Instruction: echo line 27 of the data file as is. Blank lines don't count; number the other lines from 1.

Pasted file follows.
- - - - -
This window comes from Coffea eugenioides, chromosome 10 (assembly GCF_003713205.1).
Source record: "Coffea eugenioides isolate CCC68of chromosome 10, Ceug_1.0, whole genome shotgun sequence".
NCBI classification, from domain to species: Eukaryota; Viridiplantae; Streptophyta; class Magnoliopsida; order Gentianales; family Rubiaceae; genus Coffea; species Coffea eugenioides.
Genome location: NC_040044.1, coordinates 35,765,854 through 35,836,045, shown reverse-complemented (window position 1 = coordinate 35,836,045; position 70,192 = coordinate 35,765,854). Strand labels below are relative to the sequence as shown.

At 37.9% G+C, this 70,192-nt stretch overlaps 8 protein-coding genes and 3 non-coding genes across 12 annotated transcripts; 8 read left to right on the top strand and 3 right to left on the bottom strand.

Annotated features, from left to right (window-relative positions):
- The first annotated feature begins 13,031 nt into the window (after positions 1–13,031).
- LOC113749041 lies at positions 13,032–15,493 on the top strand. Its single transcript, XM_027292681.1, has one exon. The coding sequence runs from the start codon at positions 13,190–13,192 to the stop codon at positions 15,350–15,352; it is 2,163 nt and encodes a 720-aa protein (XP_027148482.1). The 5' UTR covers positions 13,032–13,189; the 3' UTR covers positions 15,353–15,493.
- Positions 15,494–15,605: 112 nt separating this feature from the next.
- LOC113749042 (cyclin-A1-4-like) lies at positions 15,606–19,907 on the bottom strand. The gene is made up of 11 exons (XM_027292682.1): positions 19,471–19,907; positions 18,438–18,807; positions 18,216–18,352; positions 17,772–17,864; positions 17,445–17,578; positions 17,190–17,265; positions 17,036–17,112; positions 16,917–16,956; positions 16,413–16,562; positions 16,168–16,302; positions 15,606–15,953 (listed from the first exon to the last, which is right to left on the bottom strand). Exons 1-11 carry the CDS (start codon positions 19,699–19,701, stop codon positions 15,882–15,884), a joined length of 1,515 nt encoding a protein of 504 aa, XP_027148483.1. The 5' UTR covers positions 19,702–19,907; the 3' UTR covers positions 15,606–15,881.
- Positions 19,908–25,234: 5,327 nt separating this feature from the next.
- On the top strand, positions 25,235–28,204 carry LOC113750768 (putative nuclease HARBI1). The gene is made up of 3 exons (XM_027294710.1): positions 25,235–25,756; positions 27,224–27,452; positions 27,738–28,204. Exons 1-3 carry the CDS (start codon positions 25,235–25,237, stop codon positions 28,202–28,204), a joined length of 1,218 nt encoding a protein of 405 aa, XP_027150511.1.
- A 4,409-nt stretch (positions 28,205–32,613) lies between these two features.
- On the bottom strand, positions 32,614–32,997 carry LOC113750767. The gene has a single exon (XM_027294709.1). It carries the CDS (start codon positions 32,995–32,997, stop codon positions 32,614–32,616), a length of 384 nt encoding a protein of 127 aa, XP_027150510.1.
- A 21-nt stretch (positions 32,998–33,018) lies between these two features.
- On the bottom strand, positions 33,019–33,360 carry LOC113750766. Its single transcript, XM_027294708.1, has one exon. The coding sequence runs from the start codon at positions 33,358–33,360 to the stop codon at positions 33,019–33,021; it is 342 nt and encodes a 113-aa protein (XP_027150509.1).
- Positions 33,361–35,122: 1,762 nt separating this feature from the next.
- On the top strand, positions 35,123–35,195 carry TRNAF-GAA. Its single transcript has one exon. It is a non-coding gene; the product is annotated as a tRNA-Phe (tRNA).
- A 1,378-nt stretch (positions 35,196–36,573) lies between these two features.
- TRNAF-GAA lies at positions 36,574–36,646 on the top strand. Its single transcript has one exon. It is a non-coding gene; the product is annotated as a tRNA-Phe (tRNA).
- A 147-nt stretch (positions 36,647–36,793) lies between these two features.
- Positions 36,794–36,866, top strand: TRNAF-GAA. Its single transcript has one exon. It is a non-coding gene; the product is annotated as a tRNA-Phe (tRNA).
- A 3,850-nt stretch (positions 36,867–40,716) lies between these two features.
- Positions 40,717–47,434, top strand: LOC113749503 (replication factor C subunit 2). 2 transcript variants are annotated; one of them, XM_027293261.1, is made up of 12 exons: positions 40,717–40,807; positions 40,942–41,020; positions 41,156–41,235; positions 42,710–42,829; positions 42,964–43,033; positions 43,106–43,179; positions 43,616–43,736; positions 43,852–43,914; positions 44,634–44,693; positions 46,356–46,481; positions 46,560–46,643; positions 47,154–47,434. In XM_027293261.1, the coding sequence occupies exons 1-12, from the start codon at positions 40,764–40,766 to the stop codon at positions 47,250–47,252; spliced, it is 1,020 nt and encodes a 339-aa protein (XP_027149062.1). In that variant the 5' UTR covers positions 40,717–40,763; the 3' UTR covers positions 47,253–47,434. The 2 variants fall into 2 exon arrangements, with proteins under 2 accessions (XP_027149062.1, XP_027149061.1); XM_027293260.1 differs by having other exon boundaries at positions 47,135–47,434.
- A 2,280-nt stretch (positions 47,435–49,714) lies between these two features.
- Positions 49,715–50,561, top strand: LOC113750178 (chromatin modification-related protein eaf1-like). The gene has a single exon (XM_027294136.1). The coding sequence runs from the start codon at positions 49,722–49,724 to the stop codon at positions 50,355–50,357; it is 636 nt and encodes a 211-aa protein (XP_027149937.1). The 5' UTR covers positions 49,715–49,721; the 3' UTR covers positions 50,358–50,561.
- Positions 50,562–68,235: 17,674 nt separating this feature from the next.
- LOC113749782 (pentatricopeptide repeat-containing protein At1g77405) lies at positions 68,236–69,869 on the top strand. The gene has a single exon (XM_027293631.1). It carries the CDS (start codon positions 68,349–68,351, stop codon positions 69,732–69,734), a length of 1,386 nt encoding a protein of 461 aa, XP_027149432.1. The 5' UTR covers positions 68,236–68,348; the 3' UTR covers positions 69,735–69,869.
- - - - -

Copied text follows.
- Positions 50,562–68,235: 17,674 nt separating this feature from the next.